Gol and Raf are now recognized as signaling molecules during biotic stress responses (Kim et al., 2008) and a similar role during abiotic stress responses has been suggested for RFOs (Valluru and Van den Ende, 2011; Eyles et al., 2013) and for fructans (Van den Ende et al., 2004). This led to the hypothesis that both RFOs and small fructans might act as endogenous, phloem-mobile stress signals. Indeed, small fructans have been detected in the phloem sap of Agave (Wang and Nobel, 1998) and it was reported that the fructan 6-kestotriose is phloem-mobile when it is produced by yeast invertase expressed in companion cells (Zuther et al., 2004). According to this view, the small fructans 1-kestotriose2 and its derivative inulobiose3 have been recently detected at very low levels in Arabidopsis, widely known as a strict non-fructan accumulator. What could be the origin of these small fructans in healthy Arabidopsis tissues? The most straightforward explanation is that these fructans are produced by the activities of VIs (AtVI1 and AtVI2), since Arabidopsis is lacking genuine FTs. Arabidopsis VIs were isolated before and found to contain considerable FT activities when tested at high Suc levels (De Coninck et al., 2005). Thus, next to Suc signaling, RFO and fructan signaling concepts should not be neglected and become the subject of intensive investigations. Possibly, such signaling events form the basis of the so-called “sugar-based resistance” or “sweet immunity” concept (Gomez-Ariza et al., 2007; Bolouri Moghaddam and Van den Ende, 2012, 2013b) in plants, but perhaps also in animals (see below).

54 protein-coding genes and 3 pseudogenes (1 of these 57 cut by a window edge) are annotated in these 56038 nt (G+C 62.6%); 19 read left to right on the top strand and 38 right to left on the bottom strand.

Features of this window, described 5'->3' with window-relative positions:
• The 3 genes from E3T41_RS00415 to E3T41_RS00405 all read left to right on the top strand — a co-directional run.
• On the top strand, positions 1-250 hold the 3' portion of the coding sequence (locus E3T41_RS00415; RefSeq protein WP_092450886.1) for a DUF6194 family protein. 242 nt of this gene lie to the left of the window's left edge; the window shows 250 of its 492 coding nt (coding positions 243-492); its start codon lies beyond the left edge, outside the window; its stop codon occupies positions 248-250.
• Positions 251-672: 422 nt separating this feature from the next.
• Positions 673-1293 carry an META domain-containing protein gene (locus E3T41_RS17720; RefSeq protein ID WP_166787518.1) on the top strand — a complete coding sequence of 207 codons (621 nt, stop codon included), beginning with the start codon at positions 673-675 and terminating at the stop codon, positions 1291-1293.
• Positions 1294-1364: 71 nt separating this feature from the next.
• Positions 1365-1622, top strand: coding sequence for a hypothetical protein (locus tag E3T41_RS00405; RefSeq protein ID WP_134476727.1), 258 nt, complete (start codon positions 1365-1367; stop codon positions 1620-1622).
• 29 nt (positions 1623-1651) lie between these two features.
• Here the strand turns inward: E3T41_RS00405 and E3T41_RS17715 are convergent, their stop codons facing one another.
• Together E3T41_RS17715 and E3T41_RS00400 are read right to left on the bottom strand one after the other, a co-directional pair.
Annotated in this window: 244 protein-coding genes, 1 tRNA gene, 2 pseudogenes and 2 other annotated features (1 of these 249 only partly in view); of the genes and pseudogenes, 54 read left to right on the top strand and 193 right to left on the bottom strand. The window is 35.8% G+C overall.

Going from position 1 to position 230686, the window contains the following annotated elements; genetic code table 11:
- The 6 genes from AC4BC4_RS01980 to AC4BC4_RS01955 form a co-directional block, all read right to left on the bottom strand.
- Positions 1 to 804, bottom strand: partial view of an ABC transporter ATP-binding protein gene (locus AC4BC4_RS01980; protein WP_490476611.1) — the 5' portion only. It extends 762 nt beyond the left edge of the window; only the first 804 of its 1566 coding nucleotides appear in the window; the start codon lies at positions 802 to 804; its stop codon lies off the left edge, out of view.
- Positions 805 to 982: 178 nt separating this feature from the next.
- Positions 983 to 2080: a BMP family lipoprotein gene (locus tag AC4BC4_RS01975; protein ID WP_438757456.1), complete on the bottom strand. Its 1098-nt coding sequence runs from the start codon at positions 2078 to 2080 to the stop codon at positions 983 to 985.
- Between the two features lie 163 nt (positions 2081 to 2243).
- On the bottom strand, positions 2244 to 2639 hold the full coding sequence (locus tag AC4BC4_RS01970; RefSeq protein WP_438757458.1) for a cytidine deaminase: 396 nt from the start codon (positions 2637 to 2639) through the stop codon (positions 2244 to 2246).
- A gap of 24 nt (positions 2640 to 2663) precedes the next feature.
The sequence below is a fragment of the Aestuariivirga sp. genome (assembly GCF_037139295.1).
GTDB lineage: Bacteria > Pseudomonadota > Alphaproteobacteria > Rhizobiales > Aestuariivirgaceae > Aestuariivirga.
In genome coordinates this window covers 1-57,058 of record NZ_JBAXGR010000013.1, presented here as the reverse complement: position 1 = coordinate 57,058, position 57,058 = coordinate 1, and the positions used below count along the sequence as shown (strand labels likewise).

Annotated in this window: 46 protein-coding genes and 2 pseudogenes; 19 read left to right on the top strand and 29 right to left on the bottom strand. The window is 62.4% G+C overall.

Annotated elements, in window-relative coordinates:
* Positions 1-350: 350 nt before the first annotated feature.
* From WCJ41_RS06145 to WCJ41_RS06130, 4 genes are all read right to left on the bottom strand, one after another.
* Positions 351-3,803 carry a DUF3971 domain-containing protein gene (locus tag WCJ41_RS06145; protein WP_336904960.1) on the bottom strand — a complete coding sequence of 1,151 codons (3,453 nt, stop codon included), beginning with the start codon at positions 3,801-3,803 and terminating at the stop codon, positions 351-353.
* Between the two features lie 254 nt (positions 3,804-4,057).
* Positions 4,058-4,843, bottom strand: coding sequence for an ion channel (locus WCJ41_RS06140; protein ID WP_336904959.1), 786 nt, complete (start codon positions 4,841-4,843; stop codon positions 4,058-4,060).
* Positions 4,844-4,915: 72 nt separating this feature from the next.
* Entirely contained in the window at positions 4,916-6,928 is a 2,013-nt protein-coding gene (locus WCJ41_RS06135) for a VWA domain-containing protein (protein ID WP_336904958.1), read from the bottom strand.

Interest in fructans and RFOs increased during the last decade due to their health-promoting effects, selectively stimulating beneficial bacteria, acting as prebiotics (Shoaf et al., 2006; Kolida et al., 2007). These effects may be indirectly mediated through their fermentation products, but direct effects should not be neglected (Van den Ende et al., 2011b; Di Bartolomeo et al., 2013). Inulin-type fructans and fructo-oligosaccharides are the most studied and widely applied prebiotics isolated from chicory roots, and added to a variety of food products (Roberfroid et al., 2010). However, attention is shifting to longer DP and branched-type fructans (e.g., wheat graminans and Agave fructans) and RFOs as superior prebiotics (Urias-Silvas et al., 2008; Vanhaecke, 2010; Casiraghi et al., 2011; Jenkins et al., 2011), since these may provide a better “protection” (lowered colon cancer risk) over the whole length of the colon (Di Bartolomeo et al., 2013). Besides their prebiotic characteristics, fructans and RFOs are also emerging as important immunostimulators in animals and humans (Hoentjen et al., 2005; Seifert and Watzl, 2007; Vos, 2008; Delgado et al., 2012; Lee et al., 2012), as they likely do in plants (Bolouri Moghaddam and Van den Ende, 2012, 2013b). Taken all together, it can be speculated that these oligosaccharides may be involved in universal antioxidant and immunostimulatory mechanisms in plants, animals, humans, and perhaps in all eukaryotic organisms, but this requires further investigations. Needless to say, understanding the underlying mechanisms could greatly contribute to disease prevention strategies, both in plants and in mammals (Van den Ende et al., 2011b; Bolouri Moghaddam and Van den Ende, 2012, 2013b; Di Bartolomeo et al., 2013).